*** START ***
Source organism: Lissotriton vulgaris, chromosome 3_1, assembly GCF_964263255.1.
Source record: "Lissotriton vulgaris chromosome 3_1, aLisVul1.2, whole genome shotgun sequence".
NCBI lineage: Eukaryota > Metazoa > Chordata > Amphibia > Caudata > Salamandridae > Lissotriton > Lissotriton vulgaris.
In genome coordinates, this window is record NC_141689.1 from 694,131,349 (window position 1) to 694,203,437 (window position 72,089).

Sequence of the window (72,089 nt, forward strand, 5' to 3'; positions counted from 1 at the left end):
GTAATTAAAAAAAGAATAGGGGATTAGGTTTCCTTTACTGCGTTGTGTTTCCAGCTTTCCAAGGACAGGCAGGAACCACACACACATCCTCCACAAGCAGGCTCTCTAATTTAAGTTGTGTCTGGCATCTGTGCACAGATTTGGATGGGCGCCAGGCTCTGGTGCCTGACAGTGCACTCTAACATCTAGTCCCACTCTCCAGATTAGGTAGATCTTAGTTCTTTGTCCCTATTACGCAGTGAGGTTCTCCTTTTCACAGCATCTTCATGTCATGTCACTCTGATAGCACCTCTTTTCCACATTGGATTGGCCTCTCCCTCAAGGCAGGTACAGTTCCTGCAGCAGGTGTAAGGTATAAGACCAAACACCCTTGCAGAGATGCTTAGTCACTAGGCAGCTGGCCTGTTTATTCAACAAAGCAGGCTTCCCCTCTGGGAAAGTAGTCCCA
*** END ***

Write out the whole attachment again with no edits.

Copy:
Source organism: Lissotriton vulgaris, chromosome 3_1, assembly GCF_964263255.1.
Source record: "Lissotriton vulgaris chromosome 3_1, aLisVul1.2, whole genome shotgun sequence".
NCBI lineage: Eukaryota > Metazoa > Chordata > Amphibia > Caudata > Salamandridae > Lissotriton > Lissotriton vulgaris.
In genome coordinates, this window is record NC_141689.1 from 694,131,349 (window position 1) to 694,203,437 (window position 72,089).

Sequence of the window (72,089 nt, forward strand, 5' to 3'; positions counted from 1 at the left end):
GTAATTAAAAAAAGAATAGGGGATTAGGTTTCCTTTACTGCGTTGTGTTTCCAGCTTTCCAAGGACAGGCAGGAACCACACACACATCCTCCACAAGCAGGCTCTCTAATTTAAGTTGTGTCTGGCATCTGTGCACAGATTTGGATGGGCGCCAGGCTCTGGTGCCTGACAGTGCACTCTAACATCTAGTCCCACTCTCCAGATTAGGTAGATCTTAGTTCTTTGTCCCTATTACGCAGTGAGGTTCTCCTTTTCACAGCATCTTCATGTCATGTCACTCTGATAGCACCTCTTTTCCACATTGGATTGGCCTCTCCCTCAAGGCAGGTACAGTTCCTGCAGCAGGTGTAAGGTATAAGACCAAACACCCTTGCAGAGATGCTTAGTCACTAGGCAGCTGGCCTGTTTATTCAACAAAGCAGGCTTCCCCTCTGGGAAAGTAGTCCCA